NEW YORK – (KRT) – The deadly bombing in Madrid had an immediate impact in New York, as the city quickly beefed up security on subway and commuter lines.
Plainclothes officers were shifted into uniform and more cops than usual watched platforms and stations, especially at hubs such as Penn Station, Grand Central and Bowling Green.
Pairs of officers walked up and down platforms at Times Square and guarded the entrance to the Port Authority Bus Terminal.
And police from the Metropolitan Transportation Authority also flooded Metro-North and Long Island Rail Road lines – supplemented by state troopers ordered up by Gov. Pataki.
“We’re on trains, we’re in stations,” said one cop. “We’re all over the place today.”
Investigators also left for Spain to monitor the probe and hopefully strengthen their counterterrorism strategy.
Yet the bombing of the commuter trains in Madrid shows how vulnerable railways can be to terror attacks.
Experts say security on U.S. commuter trains has improved in the 30 months since the Sept. 11, 2001, attacks, with increased awareness about unattended bags and improved coordination between agencies.
The sheer number of riders makes it all but impossible to screen passengers like airlines do, and the miles of rails and tunnels limit efforts to guard all spots.
“It could happen here,” said Eva Lerner-Lam of the Palisades Consulting Group in Tenafly, N.J. “The transportation systems are open.”
Lerner-Lam credited transit officials with taking concrete steps to improve security, such as installing more surveillance cameras and eliminating nooks and crannies where terrorists could hide in stations and tunnels.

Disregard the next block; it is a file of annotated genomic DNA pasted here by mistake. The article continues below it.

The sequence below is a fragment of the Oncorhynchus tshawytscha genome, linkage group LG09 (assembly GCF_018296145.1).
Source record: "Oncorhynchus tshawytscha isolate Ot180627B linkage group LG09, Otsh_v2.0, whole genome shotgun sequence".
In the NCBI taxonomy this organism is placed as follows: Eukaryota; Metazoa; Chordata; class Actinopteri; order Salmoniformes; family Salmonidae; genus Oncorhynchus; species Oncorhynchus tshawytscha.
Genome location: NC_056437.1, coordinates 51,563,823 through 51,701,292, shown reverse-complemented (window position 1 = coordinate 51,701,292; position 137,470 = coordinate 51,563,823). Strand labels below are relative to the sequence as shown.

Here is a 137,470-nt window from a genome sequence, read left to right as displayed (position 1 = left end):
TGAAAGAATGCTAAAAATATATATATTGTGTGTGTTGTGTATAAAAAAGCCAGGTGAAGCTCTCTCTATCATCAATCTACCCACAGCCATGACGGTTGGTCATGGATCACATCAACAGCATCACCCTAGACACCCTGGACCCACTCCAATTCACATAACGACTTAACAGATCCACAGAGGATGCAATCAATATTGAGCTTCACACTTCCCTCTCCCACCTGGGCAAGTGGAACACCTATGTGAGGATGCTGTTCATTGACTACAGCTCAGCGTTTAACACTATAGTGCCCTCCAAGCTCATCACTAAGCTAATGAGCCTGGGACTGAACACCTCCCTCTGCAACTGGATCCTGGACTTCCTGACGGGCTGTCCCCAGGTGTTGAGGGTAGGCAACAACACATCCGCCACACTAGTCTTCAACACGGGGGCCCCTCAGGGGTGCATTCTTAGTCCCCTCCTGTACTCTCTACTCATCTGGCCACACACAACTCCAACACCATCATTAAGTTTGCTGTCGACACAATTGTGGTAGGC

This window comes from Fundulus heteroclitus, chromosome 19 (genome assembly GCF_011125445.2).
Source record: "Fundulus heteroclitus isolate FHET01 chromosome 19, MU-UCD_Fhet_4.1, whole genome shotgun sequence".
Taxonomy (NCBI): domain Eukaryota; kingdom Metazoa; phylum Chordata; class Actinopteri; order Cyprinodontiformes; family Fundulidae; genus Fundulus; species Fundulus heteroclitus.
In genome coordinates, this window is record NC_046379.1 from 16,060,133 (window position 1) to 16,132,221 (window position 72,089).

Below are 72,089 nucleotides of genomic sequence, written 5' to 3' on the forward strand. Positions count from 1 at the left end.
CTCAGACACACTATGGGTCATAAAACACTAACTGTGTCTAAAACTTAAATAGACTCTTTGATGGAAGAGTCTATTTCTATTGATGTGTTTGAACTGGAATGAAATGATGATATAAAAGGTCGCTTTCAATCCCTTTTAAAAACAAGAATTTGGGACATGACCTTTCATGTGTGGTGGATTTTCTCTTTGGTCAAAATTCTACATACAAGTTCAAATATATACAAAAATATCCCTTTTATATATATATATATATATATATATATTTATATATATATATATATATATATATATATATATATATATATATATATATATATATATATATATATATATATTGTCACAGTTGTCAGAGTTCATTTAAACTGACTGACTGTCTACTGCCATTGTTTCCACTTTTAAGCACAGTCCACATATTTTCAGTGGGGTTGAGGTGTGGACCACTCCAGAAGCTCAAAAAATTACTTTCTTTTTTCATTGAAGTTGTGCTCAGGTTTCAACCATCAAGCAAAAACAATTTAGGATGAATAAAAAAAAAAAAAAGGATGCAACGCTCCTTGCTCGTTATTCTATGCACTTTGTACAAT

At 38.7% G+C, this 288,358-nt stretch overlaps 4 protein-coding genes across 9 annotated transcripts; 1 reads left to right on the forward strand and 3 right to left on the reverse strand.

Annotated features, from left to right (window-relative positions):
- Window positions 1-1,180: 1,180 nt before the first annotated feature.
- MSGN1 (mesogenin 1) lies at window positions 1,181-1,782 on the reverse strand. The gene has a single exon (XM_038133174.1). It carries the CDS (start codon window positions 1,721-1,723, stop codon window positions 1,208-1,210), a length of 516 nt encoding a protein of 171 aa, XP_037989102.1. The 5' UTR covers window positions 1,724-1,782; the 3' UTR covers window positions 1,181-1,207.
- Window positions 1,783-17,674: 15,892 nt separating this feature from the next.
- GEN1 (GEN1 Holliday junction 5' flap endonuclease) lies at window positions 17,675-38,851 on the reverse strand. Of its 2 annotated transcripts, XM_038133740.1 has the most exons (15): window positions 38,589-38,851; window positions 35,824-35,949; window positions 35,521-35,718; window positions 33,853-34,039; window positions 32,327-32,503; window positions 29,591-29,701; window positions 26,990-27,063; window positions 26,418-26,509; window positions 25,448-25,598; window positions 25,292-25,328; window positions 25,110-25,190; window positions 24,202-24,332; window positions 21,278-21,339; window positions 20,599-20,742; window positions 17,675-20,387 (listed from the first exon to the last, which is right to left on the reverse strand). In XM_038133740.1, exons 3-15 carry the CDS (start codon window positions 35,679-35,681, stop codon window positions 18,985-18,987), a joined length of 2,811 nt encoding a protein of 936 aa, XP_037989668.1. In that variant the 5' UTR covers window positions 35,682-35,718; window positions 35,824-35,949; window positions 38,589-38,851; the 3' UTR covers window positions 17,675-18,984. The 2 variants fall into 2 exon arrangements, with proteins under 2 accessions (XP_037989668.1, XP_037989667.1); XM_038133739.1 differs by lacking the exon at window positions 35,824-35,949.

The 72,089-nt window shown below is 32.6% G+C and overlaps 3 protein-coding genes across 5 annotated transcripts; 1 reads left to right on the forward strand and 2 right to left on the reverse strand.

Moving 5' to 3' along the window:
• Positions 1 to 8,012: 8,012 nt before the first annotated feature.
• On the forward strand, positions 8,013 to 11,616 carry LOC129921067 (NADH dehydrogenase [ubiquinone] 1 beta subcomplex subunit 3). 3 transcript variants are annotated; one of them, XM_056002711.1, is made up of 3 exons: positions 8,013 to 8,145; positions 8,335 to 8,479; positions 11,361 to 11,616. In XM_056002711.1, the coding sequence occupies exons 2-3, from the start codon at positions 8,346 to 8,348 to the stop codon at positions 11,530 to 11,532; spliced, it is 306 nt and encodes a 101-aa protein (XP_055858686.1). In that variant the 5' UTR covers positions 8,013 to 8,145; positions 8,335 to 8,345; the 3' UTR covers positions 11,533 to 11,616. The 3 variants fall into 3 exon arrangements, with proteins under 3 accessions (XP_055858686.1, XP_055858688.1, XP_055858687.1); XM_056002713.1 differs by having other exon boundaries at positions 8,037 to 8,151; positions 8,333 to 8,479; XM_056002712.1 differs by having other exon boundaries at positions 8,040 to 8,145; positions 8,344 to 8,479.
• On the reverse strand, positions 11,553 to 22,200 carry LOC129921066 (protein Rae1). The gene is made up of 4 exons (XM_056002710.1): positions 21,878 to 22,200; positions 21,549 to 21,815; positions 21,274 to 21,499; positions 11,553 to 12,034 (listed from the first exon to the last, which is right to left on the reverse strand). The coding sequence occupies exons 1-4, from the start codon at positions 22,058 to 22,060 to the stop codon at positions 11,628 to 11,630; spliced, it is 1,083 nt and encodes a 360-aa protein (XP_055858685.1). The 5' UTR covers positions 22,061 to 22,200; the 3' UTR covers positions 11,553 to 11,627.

But Sen. Chuck Schumer (D-N.Y.) said officials have to do much, much more.
“The bottom line is, we are vulnerable,” Schumer said.
He called the 1 1/2-mile tunnel leading out of Penn Station a “death trap,” lacking emergency ventilation shafts and proper evacuation routes.
Amtrak requires passengers to show photo identification when buying tickets and receives daily threat assessments. National Guard troops watch over Penn Station and other key stations.
But with 65,000 passengers on 260 trains, Amtrak officials admit they can’t be everywhere at once and still get the trains to run on time.
“The best way to prevent this is by intercepting the perpetrators before they do it,” said Amtrak spokesman Clifford Black.
The Port Authority is already on a heightened state of alert, and no additional security was placed at area airports or on PATH trains, which carry about 180,000 people a day, including 56,000 who use the World Trade Center and 33rd St. stations, said PA spokesman Steve Coleman.
NJTransit also carries 58,000 passengers to Penn Station each day – illustrating how difficult it is to safeguard every train that comes into the city.
Mayor Bloomberg called the attacks in Spain a wakeup call to the carnage that terrorists could wreak on New York trains that carry millions of passengers a day.
“It goes to show we still live in a very dangerous world,” Bloomberg said. “We cannot afford to let our guard down.”
For some, the extra police patrols yesterday were comforting.
“They can’t prevent it 100 percent, but they can deter it,” said subway rider Jason Latty, 25, of St. Albans, Queens. “They make me feel better.”
But others questioned whether the extra measures would do any good.
“New York City is so big, if someone wants to do it, they’ll do it,” said Larry Davis, 49, of Jamaica, Queens.
With Carrie Melago and Warren Woodberry Jr.
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Distributed by Knight Ridder/Tribune Information Services.